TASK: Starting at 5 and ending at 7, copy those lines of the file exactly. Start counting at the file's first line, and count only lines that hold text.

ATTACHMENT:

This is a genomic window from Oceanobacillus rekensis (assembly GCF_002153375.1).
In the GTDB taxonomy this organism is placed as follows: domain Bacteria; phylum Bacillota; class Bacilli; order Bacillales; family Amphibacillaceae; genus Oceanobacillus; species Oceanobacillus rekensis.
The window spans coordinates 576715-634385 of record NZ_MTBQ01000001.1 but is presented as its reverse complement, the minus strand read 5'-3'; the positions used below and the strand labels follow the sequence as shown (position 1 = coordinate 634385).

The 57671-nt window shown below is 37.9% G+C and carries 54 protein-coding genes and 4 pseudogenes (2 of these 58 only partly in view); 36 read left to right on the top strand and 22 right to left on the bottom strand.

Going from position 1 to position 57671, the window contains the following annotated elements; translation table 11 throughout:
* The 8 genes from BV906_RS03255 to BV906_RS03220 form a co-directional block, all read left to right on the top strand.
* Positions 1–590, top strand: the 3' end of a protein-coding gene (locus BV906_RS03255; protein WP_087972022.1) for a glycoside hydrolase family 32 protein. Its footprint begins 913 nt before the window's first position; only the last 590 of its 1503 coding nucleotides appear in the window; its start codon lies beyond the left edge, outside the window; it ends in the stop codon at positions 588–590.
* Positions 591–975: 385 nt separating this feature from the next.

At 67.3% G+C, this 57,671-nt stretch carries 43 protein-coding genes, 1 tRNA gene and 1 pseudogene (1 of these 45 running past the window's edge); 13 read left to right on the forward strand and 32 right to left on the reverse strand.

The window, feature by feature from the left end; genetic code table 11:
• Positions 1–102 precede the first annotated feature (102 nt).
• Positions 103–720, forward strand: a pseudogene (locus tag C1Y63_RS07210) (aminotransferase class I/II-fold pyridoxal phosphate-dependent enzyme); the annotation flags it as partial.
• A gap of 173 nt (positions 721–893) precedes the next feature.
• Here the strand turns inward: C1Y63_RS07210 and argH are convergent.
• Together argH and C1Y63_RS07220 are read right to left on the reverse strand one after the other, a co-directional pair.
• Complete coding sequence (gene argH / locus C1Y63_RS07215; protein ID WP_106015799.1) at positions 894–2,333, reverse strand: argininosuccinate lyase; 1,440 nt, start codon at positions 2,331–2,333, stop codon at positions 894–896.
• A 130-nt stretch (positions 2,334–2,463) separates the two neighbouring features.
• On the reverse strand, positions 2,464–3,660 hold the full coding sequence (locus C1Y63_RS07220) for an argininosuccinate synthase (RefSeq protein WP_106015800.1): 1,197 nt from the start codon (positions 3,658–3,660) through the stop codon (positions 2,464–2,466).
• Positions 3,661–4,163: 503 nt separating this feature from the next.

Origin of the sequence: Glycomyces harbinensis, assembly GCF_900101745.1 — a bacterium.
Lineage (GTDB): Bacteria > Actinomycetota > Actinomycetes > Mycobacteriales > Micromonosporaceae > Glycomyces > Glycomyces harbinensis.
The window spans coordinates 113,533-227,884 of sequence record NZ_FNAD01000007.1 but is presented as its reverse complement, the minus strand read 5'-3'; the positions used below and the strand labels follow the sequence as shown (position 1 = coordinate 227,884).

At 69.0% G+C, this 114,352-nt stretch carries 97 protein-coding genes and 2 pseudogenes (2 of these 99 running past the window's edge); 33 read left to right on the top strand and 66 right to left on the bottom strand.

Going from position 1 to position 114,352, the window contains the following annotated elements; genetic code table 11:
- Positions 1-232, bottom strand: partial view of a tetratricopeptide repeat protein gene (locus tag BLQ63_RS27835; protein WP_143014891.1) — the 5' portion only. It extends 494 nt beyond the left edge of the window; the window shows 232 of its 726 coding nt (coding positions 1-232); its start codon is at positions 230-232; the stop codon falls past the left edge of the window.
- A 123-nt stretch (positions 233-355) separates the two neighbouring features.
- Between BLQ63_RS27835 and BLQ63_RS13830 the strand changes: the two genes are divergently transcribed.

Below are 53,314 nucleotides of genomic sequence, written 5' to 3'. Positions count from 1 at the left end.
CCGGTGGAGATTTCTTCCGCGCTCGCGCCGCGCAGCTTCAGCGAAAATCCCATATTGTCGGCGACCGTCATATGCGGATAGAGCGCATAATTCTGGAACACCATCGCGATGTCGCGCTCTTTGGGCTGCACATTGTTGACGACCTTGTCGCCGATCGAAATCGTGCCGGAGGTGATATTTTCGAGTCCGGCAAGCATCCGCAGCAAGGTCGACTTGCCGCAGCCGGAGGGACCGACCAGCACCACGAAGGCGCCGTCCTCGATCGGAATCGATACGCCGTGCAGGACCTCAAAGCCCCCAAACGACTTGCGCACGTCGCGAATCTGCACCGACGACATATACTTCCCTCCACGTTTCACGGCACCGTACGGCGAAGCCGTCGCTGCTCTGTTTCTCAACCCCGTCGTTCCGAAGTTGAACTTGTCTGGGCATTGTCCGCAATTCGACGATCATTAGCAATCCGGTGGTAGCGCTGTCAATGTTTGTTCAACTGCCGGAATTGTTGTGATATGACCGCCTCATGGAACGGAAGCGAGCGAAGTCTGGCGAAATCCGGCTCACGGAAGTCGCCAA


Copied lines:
Going from position 1 to position 57671, the window contains the following annotated elements; translation table 11 throughout:
* The 8 genes from BV906_RS03255 to BV906_RS03220 form a co-directional block, all read left to right on the top strand.
* Positions 1–590, top strand: the 3' end of a protein-coding gene (locus BV906_RS03255; protein WP_087972022.1) for a glycoside hydrolase family 32 protein. Its footprint begins 913 nt before the window's first position; only the last 590 of its 1503 coding nucleotides appear in the window; its start codon lies beyond the left edge, outside the window; it ends in the stop codon at positions 588–590.